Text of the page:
And that’s why I’ve written this email, hopefully I can spur interest in others for this feature so that it becomes a first class citizen of the language at some point. I still haven’t got enough experience with swift to make a more concrete proposal. If nobody picks this up you may hear from me in the future.
_______________________________________________
swift-evolution mailing list
swift-evolution@swift.org
https://lists.swift.org/mailman/listinfo/swift-evolution


(Jeremy Pereira) #3

I’m not saying your proposal would not be useful, but in the case of all of your examples, there are solutions that can be implemented now that might be better than just creating a new-type-but-exactly-the-same.

The other day I was reading about https://www.reddit.com/r/swift/comments/3zbk64/type_math/

The idea of having a different type for each unit of distance is just wrong. You have one type for Distance with a value in a canonical unit and properties that extract the value in different units e.g

struct Distance
{
    let m: Double // SI unit of distance
    var km: Double { return m / 1000 }
    var cm: Double { return m * 100 }
    var miles: Double { return km * 0.62 }
}

Then you only need one set of addition and subtraction operators. You would also have multiplication by a dimensionless constant yielding a Distance and multiplication of two Distances yielding an Area.

struct SomeTable {
   var primaryKey: Int64
   var otherTableForeignKey: Int64
   var yeatAnotherForeginKey: Int64
}

Unfortunately the types can be mixed, one can assign the value from otherTableForeignKey to primaryKey without impunity.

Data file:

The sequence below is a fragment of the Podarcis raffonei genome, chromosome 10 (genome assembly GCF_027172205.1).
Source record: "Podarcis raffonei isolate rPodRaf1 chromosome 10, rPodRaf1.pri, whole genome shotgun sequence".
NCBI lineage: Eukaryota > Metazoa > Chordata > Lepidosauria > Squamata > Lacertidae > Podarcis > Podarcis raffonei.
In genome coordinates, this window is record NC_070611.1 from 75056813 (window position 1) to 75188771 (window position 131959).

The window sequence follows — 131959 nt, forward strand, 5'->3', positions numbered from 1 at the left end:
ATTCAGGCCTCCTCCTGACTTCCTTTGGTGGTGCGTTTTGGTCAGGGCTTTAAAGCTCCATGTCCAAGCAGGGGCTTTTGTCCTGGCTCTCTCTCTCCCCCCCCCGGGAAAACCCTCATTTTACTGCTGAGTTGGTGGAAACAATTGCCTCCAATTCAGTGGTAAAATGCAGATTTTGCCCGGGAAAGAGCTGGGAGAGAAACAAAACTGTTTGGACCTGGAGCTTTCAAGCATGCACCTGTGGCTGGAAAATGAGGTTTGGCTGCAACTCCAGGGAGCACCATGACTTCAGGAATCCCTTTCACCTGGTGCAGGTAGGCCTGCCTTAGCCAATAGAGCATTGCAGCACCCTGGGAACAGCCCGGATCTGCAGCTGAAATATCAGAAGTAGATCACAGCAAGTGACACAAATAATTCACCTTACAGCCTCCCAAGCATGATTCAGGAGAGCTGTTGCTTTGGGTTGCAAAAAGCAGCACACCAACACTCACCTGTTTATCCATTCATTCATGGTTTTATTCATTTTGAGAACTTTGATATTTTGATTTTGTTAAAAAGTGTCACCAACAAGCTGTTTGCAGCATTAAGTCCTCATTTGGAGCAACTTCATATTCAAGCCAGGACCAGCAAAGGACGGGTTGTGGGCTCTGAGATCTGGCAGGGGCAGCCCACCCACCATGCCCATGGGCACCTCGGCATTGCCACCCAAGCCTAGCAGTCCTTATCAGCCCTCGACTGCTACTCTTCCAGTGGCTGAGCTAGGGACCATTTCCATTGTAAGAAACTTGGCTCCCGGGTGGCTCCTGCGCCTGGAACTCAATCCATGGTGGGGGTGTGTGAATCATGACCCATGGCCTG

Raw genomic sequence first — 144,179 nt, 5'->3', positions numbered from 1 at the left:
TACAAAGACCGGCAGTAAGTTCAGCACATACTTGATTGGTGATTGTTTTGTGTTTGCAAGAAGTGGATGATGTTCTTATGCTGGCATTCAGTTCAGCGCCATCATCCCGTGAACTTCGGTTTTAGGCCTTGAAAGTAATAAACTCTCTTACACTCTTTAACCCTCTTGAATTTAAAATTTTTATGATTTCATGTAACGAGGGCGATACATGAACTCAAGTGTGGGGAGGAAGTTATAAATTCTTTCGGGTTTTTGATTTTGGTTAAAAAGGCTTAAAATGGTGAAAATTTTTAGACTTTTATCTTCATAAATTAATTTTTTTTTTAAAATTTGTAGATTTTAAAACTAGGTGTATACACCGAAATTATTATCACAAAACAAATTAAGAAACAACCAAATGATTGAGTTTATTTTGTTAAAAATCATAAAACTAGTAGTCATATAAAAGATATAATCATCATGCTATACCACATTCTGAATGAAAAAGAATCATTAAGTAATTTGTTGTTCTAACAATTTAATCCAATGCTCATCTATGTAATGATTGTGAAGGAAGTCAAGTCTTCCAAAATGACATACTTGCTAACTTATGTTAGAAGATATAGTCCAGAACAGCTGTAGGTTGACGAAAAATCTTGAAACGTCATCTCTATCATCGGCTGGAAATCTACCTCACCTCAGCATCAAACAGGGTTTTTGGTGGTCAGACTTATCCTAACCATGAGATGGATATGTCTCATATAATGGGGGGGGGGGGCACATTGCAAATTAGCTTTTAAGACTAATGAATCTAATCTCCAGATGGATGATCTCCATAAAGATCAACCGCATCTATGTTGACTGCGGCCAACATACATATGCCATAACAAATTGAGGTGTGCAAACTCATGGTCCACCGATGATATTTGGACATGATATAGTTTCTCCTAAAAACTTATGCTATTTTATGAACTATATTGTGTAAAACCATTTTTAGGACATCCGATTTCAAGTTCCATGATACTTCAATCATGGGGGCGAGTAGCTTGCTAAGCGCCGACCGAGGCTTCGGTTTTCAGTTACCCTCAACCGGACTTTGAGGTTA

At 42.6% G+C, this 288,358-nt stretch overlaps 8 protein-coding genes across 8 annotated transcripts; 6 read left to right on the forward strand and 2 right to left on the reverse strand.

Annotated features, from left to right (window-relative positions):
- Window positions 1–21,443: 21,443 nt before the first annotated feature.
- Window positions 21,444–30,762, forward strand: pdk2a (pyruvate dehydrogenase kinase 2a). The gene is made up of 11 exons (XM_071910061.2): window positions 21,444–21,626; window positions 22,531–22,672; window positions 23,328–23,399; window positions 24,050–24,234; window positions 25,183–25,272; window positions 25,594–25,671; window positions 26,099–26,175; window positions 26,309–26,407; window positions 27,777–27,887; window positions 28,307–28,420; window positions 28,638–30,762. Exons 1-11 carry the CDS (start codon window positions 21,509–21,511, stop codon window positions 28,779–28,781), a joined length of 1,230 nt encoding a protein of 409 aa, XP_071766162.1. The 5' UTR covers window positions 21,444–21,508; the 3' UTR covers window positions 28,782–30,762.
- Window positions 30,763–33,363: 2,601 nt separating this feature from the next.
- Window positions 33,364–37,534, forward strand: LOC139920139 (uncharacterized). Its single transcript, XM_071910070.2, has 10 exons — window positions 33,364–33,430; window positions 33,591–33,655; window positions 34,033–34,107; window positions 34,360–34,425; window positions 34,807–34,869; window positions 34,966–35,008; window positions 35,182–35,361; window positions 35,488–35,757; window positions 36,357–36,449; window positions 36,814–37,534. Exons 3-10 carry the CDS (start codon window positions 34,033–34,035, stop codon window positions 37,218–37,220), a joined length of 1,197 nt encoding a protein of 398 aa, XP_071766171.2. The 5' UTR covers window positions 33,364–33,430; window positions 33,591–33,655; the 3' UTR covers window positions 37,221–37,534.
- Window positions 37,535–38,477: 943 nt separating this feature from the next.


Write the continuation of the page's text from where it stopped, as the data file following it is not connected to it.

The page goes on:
Using the reddit proposed struct as separate type would help here:

   public struct RefTablePk {
       private let value: Int64
   }

   public struct SomeTablePk {
       private let value: Int64
   }

   struct RefTable {
       var primaryKey: RefTablePk
   }

   struct SomeTable {
       var primaryKey = SomeTablePk(value: 0)
       var otherTableForeignKey = RefTablePk(value: 0)
   }

   var a = SomeTable()
   a.primaryKey = SomeTablePk(value: 3)
   a.otherTableForeignKey = a.primaryKey // Fails, good!
   print(a.primaryKey.value)

That all looks fine except, why not take advantage of nested types:

struct SomeTable
{
    struct PrimaryKey { let value: Int }

    var primaryKey: PrimaryKey
    var refTableId: RefTable.PrimaryKey
}

So far so good. The solution gets more hairy when one attempts to use such fake types for mathematical operations

Why would you want to do mathematical operations on the primary key of a table? Primary keys obviously need to be Equatable and possibly Comparable (except what if the database uses a GUID as its key) but that is about it.

   public struct Euros {
       private let value: Double
   }

   public struct Dollars {
       private let value: Double
   }

   var account = Euros(value: 100)
   var bill = Euros(value: 42)
   account = account - bill

The last line won’t compile: Binary operator ‘-‘ cannot be applied to two ‘Euros’ operands.

How about a Currency protocol?

protocol Currency
{
    // value in smallest unit of currency e.g. EUR = cents, GBP = pence
    var rawValue: Int64 { get }
    init(rawValue: Int64)
}

func -<T: Currency>(a: T, b: T) -> T
{
    return T(rawValue: a.rawValue - b.rawValue)
}

struct EUR: Currency
{
    var rawValue: Int64
}

struct USD: Currency
{
    var rawValue: Int64
}

let foo = EUR(rawValue: 2000)
let bar = EUR(rawValue: 1000)

let baz = foo - bar // compiles

let whizz = USD(rawValue: 4000)

let biz = baz - whizz // error: binary operator '-' cannot be applied to operands of type 'EUR' and 'USD'

Only one - operator needs to be defined for all currencies and the fact that EUR and USD are intended to model currencies is self documenting.

So I don’t think any of your examples are compelling evidence for your proposal. That’s not to say there are not good reasons for it, I just haven’t seen them yet.